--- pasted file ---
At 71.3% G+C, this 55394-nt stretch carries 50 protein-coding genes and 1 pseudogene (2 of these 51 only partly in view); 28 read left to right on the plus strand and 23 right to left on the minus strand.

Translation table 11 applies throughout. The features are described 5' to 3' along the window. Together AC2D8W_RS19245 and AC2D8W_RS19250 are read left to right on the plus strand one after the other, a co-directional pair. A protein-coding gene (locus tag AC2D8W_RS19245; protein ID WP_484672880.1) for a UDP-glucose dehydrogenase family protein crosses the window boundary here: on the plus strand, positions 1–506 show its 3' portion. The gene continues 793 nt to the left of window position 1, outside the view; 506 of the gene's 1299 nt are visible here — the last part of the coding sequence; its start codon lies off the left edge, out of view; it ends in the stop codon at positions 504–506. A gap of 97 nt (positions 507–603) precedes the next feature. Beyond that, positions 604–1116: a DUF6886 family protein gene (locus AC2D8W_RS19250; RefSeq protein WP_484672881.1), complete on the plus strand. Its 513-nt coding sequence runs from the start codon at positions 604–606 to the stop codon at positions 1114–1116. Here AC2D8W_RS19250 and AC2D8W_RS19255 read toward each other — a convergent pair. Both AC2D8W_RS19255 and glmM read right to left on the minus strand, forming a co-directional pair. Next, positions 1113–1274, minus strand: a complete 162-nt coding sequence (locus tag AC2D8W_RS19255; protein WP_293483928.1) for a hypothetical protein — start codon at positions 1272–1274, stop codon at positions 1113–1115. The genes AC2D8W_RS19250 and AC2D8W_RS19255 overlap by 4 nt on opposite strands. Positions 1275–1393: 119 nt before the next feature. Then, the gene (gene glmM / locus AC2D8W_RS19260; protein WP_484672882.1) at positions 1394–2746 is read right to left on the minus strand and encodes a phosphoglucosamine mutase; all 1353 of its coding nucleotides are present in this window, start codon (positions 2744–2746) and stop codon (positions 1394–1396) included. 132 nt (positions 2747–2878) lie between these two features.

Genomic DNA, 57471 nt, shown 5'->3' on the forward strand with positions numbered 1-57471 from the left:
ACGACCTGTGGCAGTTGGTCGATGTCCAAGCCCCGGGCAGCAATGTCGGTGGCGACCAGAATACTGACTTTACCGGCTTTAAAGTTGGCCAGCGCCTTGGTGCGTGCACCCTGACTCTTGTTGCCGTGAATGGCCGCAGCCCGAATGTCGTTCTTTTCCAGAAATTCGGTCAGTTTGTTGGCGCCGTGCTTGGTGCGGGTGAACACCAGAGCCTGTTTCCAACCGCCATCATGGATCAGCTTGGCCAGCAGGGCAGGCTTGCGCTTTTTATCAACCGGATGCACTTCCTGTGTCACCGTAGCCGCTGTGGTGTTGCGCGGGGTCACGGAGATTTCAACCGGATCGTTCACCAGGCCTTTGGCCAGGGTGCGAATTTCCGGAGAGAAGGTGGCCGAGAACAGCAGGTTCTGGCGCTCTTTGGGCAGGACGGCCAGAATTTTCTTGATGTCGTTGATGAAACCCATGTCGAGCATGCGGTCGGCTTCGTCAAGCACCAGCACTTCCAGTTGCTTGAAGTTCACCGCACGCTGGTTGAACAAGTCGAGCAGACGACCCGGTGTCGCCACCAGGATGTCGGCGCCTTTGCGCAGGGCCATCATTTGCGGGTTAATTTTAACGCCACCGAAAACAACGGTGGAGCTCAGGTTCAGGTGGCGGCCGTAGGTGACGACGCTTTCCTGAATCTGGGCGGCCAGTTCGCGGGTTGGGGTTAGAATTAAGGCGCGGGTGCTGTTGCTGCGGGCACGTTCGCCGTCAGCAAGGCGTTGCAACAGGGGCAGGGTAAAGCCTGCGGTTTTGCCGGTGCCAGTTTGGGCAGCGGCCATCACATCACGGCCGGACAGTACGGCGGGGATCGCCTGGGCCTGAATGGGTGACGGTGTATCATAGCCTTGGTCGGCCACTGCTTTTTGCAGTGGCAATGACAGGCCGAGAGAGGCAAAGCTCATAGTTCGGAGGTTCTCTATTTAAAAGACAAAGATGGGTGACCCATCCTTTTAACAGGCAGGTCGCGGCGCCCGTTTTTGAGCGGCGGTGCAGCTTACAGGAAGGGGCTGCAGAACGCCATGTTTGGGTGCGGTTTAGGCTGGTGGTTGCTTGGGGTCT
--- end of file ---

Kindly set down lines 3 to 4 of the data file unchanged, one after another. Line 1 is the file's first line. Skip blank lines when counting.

Genomic DNA, 57471 nt, shown 5'->3' on the forward strand with positions numbered 1-57471 from the left:
ACGACCTGTGGCAGTTGGTCGATGTCCAAGCCCCGGGCAGCAATGTCGGTGGCGACCAGAATACTGACTTTACCGGCTTTAAAGTTGGCCAGCGCCTTGGTGCGTGCACCCTGACTCTTGTTGCCGTGAATGGCCGCAGCCCGAATGTCGTTCTTTTCCAGAAATTCGGTCAGTTTGTTGGCGCCGTGCTTGGTGCGGGTGAACACCAGAGCCTGTTTCCAACCGCCATCATGGATCAGCTTGGCCAGCAGGGCAGGCTTGCGCTTTTTATCAACCGGATGCACTTCCTGTGTCACCGTAGCCGCTGTGGTGTTGCGCGGGGTCACGGAGATTTCAACCGGATCGTTCACCAGGCCTTTGGCCAGGGTGCGAATTTCCGGAGAGAAGGTGGCCGAGAACAGCAGGTTCTGGCGCTCTTTGGGCAGGACGGCCAGAATTTTCTTGATGTCGTTGATGAAACCCATGTCGAGCATGCGGTCGGCTTCGTCAAGCACCAGCACTTCCAGTTGCTTGAAGTTCACCGCACGCTGGTTGAACAAGTCGAGCAGACGACCCGGTGTCGCCACCAGGATGTCGGCGCCTTTGCGCAGGGCCATCATTTGCGGGTTAATTTTAACGCCACCGAAAACAACGGTGGAGCTCAGGTTCAGGTGGCGGCCGTAGGTGACGACGCTTTCCTGAATCTGGGCGGCCAGTTCGCGGGTTGGGGTTAGAATTAAGGCGCGGGTGCTGTTGCTGCGGGCACGTTCGCCGTCAGCAAGGCGTTGCAACAGGGGCAGGGTAAAGCCTGCGGTTTTGCCGGTGCCAGTTTGGGCAGCGGCCATCACATCACGGCCGGACAGTACGGCGGGGATCGCCTGGGCCTGAATGGGTGACGGTGTATCATAGCCTTGGTCGGCCACTGCTTTTTGCAGTGGCAATGACAGGCCGAGAGAGGCAAAGCTCATAGTTCGGAGGTTCTCTATTTAAAAGACAAAGATGGGTGACCCATCCTTTTAACAGGCAGGTCGCGGCGCCCGTTTTTGAGCGGCGGTGCAGCTTACAGGAAGGGGCTGCAGAACGCCATGTTTGGGTGCGGTTTAGGCTGGTGGTTGCTTGGGGTCT